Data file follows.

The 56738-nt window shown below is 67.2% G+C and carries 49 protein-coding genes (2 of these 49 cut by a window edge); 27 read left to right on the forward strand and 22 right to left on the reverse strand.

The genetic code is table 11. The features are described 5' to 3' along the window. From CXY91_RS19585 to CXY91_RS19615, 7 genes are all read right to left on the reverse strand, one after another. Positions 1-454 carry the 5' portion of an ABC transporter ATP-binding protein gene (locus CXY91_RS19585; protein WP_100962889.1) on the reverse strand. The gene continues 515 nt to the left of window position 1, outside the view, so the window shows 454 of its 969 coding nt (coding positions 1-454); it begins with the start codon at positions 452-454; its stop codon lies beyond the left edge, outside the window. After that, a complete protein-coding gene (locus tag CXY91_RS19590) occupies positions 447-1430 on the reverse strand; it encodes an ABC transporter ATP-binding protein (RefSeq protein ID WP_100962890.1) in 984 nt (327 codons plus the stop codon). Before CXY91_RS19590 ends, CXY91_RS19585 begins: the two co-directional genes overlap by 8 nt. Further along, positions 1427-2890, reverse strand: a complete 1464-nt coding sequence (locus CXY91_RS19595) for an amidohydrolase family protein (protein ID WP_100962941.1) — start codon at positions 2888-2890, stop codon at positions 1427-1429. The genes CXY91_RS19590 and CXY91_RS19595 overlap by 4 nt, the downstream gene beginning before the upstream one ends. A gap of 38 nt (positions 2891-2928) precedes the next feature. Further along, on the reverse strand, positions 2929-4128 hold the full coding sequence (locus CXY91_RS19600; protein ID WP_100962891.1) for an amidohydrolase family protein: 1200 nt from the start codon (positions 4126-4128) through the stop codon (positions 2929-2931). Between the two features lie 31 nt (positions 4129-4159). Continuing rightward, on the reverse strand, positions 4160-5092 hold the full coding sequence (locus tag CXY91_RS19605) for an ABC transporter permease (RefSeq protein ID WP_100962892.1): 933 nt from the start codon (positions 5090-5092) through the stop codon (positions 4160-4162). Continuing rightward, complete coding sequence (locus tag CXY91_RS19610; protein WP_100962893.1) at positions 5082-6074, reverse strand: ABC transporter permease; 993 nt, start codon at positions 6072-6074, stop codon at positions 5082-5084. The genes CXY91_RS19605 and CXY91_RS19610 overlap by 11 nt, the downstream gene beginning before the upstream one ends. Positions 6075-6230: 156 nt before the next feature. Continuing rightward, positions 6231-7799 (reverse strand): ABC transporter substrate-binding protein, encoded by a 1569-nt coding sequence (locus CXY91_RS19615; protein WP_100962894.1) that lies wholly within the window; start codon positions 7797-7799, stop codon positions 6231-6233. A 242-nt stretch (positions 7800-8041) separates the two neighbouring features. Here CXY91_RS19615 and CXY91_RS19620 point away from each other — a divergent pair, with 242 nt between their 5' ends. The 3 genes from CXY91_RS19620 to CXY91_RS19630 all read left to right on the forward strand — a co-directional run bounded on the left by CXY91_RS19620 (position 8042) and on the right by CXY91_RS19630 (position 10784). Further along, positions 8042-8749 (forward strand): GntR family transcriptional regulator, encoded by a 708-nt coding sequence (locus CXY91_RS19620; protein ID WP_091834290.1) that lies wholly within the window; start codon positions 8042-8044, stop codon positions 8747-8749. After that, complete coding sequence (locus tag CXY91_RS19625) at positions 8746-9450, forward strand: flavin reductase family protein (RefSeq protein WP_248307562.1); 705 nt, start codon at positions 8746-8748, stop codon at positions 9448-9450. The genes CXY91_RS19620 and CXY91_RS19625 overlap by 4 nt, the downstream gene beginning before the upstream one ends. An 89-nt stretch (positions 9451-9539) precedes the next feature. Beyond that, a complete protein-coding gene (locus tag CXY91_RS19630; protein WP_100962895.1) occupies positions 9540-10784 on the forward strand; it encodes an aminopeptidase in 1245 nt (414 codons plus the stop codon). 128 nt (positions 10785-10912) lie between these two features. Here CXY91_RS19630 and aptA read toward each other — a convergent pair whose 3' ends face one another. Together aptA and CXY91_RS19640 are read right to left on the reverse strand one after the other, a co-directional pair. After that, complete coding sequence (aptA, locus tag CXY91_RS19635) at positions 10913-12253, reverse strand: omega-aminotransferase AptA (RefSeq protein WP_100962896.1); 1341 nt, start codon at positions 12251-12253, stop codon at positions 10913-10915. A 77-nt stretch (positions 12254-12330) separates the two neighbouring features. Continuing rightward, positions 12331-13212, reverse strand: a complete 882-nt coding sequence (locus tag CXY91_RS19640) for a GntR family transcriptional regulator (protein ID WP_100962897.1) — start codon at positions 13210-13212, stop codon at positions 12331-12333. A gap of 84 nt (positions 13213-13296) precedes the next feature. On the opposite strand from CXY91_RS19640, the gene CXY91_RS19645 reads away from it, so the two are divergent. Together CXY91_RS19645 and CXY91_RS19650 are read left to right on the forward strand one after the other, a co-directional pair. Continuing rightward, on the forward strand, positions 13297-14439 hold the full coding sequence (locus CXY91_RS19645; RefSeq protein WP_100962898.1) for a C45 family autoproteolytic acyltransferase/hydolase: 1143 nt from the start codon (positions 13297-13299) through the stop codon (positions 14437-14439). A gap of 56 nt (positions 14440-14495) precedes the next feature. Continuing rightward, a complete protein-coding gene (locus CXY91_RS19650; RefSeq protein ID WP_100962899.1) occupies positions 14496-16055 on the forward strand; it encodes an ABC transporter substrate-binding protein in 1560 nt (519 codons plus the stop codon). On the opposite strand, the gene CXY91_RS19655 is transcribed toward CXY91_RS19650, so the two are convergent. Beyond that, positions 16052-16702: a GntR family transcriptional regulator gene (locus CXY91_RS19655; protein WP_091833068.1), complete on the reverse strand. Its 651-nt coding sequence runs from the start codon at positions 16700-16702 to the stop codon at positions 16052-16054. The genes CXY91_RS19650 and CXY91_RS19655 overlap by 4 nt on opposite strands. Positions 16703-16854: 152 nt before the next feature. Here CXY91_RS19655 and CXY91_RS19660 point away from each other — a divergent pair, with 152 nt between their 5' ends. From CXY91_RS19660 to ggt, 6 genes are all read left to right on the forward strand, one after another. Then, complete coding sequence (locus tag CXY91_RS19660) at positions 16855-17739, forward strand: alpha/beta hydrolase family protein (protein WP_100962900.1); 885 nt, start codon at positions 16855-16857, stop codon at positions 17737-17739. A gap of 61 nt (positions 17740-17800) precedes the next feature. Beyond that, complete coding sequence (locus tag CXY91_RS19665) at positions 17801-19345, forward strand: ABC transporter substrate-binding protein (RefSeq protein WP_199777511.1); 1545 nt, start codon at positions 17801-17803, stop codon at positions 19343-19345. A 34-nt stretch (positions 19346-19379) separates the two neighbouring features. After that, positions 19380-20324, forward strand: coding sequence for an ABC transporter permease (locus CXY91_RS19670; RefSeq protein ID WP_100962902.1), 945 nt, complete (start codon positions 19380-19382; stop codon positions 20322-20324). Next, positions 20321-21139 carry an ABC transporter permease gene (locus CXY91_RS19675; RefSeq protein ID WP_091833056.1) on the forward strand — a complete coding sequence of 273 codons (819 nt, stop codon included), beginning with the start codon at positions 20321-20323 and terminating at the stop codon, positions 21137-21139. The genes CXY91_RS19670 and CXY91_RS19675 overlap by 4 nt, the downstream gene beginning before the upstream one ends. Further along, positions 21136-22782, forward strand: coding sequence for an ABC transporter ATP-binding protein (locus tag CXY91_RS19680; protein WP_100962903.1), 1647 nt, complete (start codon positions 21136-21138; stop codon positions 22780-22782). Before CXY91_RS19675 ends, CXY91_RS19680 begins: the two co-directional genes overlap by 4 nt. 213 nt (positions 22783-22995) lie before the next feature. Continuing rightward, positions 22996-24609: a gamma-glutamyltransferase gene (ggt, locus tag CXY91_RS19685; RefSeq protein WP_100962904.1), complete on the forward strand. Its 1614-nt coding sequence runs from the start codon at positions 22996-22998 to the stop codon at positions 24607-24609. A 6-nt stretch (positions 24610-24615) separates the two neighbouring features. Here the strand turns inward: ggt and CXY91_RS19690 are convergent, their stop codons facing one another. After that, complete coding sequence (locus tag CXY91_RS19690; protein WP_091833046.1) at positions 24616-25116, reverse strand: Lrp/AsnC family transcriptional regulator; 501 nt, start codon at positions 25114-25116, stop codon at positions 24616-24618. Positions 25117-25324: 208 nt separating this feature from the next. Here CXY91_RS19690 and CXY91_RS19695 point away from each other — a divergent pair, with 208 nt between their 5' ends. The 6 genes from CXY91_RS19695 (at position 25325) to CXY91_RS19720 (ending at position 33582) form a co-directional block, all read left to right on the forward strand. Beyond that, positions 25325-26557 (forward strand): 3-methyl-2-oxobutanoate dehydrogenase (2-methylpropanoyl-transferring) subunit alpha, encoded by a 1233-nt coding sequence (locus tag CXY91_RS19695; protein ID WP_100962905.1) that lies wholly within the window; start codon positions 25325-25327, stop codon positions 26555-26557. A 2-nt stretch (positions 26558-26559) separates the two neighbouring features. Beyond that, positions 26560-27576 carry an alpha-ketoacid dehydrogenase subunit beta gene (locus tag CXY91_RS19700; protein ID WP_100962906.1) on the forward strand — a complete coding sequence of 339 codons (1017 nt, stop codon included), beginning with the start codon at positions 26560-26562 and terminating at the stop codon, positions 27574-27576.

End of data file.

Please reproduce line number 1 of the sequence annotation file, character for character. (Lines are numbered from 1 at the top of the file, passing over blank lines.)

The 56738-nt window shown below is 67.2% G+C and carries 49 protein-coding genes (2 of these 49 cut by a window edge); 27 read left to right on the forward strand and 22 right to left on the reverse strand.